Seafood Safety in Sri Lanka Questioned After X-Press Pearl Tragedy

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While many worry about the possible contamination of fish due to X-Press Pearl ship accident, according to researchers, some fish species already have chemicals such as mercury, lead, cadmium and arsenic, along with microplastics, in their bodies due to oceanic pollution in general, says an article published in Mongabay.

Salt out of stock

Sunitha Rathnayake, a homemaker in southern Sri Lanka, was down to the last of her salt and planned to order some more from an online grocery service at the end of June. But she soon found out that salt was out of stock at the main supermarkets, with shoppers panic-buying the condiment; they were apparently fearful that future supplies of salt would be contaminated by pollutants from the sunken X-Press Pearl container ship.

Maritime disaster threat to seafood

Sunitha had to cook without salt for several days until the suppliers had restocked, but now she says she’s fearful about buying fish in light of the maritime disaster in May. Like many Buddhist households in Sri Lanka, the Rathnayake family doesn’t eat meat, so fish is the only animal protein available at home.

Fears about seafood being contaminated by the plastics and toxic chemicals that were on board the Singapore-flagged X-Press Pearl when it caught fire and sank off Colombo have affected a wide swath of Sri Lankan society. “As my regular buyers stop consuming fish, I had to pedal extra kilometers trying to sell the daily quota of fish I bring to sell,” says Asoka Sumathi, a fishmonger who goes door to door by bicycle. He says he often had to return with unsold fish during the weeks soon after the ship’s sinking, and his business hasn’t fully recovered yet.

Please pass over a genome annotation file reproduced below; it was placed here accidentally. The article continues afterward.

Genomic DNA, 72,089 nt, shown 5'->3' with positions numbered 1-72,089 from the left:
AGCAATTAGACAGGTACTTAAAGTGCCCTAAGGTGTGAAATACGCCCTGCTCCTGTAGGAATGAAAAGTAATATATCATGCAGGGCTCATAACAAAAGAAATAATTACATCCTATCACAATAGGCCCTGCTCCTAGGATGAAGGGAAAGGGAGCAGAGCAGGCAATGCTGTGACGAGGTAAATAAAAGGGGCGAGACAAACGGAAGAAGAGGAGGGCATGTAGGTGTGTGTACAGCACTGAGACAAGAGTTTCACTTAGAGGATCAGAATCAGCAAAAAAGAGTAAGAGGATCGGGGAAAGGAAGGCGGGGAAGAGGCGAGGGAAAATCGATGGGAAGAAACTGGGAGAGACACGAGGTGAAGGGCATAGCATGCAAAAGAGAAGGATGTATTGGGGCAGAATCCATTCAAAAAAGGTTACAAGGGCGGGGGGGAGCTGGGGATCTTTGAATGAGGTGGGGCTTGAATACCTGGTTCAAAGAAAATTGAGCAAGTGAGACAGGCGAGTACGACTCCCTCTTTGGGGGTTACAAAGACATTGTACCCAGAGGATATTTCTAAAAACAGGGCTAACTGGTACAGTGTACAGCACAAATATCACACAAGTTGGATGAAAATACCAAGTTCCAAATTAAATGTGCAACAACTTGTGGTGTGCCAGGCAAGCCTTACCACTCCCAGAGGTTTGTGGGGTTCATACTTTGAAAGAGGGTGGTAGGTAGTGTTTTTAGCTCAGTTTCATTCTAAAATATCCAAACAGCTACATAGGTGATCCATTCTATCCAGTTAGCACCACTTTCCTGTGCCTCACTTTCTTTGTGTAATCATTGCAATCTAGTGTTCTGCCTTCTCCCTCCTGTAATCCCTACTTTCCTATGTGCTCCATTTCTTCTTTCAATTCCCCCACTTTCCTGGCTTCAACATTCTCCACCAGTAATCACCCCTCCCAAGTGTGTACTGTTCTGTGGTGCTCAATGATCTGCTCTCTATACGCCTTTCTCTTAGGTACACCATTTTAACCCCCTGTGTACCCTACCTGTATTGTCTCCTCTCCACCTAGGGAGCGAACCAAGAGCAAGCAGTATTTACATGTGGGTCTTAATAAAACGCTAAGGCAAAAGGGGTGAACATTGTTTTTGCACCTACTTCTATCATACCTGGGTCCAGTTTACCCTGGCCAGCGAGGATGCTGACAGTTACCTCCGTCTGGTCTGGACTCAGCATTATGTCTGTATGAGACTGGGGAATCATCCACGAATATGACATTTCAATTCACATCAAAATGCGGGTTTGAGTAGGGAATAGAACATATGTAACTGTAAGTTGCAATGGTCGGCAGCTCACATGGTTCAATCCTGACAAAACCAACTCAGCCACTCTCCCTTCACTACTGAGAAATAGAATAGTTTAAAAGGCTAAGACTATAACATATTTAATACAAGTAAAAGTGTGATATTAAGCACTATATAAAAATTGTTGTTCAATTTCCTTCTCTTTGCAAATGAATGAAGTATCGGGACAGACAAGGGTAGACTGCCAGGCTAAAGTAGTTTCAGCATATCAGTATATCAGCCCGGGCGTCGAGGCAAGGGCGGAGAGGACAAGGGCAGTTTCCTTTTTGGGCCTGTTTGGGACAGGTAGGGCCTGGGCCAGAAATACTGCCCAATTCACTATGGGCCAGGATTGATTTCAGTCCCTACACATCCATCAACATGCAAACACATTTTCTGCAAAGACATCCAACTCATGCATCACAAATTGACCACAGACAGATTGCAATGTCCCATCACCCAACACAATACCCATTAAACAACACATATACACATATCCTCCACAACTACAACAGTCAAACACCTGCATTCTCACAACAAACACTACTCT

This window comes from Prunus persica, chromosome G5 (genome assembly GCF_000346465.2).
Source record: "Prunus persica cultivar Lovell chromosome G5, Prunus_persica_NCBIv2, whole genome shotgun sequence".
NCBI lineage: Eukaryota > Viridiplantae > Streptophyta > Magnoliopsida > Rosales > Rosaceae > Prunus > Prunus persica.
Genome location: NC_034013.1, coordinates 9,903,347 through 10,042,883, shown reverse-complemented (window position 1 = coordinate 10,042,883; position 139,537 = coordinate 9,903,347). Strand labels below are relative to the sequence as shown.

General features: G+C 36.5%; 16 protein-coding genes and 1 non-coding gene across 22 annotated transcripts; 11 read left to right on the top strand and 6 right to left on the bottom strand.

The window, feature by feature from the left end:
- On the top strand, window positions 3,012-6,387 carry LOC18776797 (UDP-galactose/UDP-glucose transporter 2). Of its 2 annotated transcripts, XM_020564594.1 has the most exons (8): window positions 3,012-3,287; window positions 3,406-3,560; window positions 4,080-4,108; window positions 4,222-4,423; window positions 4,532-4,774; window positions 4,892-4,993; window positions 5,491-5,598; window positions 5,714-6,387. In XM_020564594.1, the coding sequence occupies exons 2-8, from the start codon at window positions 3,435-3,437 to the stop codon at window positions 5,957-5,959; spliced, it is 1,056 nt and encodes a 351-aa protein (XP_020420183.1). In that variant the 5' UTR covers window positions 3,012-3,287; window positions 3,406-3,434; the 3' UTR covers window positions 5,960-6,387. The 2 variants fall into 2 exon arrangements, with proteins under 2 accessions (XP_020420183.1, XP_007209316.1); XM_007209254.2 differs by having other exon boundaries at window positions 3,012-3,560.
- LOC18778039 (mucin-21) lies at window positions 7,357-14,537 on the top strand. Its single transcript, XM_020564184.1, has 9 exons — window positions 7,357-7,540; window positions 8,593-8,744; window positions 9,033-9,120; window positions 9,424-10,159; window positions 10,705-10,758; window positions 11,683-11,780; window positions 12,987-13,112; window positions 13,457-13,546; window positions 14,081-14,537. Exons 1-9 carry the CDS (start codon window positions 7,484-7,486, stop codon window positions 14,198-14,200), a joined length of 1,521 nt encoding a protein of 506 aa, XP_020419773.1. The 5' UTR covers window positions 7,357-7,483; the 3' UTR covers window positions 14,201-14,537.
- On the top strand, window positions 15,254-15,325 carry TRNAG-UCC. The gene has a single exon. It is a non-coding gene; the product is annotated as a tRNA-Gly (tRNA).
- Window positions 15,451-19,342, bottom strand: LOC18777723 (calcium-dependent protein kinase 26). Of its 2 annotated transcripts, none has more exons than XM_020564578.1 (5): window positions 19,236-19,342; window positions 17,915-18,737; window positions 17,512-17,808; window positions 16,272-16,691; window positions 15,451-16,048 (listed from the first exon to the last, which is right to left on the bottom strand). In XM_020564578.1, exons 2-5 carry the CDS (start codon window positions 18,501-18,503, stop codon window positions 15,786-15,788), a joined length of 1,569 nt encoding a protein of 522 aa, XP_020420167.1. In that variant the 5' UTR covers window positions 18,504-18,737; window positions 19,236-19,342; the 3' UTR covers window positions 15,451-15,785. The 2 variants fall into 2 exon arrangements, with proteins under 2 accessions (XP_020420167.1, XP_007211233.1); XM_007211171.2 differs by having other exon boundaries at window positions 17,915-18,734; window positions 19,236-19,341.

Fish vendors at Sri Lanka’s main fish market in Peliyagoda, northern Colombo, say prices have dropped due to decreased demand. In an attempt to prove that the fish is safe to eat, some vendors ate raw fish in front of the media.

Possible contamination

At the same time, there’s been neither confirmation nor reassurance from the government on the issue. Susantha Kahawaththa, director-general of the Department of Fisheries and Aquatic Resources (DFAR), says that no mass fish deaths have occurred due to the accident. However, following the sinking, DFAR and the National Aquatic Resources Agency (NARA) are still collecting dead fish samples to test for possible contamination linked to the incident, and have so far not found anything to establish the link.

There can be short- to long-term impacts to fish due to the pollution caused by the sunken ship,” says Ruchira Cumarathunga, emeritus professor of fisheries at the University of Ruhuna. He says the sinking coincided with the spawning period for fish species. “As the ship was carrying a large number of chemicals, we do not clearly know how they would react and the chemicals can pass through small to larger fish through the food chain, and this requires vigilance and monitoring of fish for several seasons,” Cumarathunga tells Mongabay.

Aware of oceanic pollution is must

Experts say some fish species may be more vulnerable to the pollution than others. Large quantities of plastic beads, or nurdles, fell off the X-Press Pearl and into the sea after it caught fire. Another threat comes from the sinking of the vessel, whose carcass may affect bottom-feeding and grazing fish such as some coral fish species, Cumarathunga says.

While many worry about the possible contamination of fish due to the ship accident, researchers say some fish species already have chemicals such as mercury, lead, cadmium and arsenic, along with microplastics, in their bodies due to oceanic pollution in general.

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Source: Mongabay

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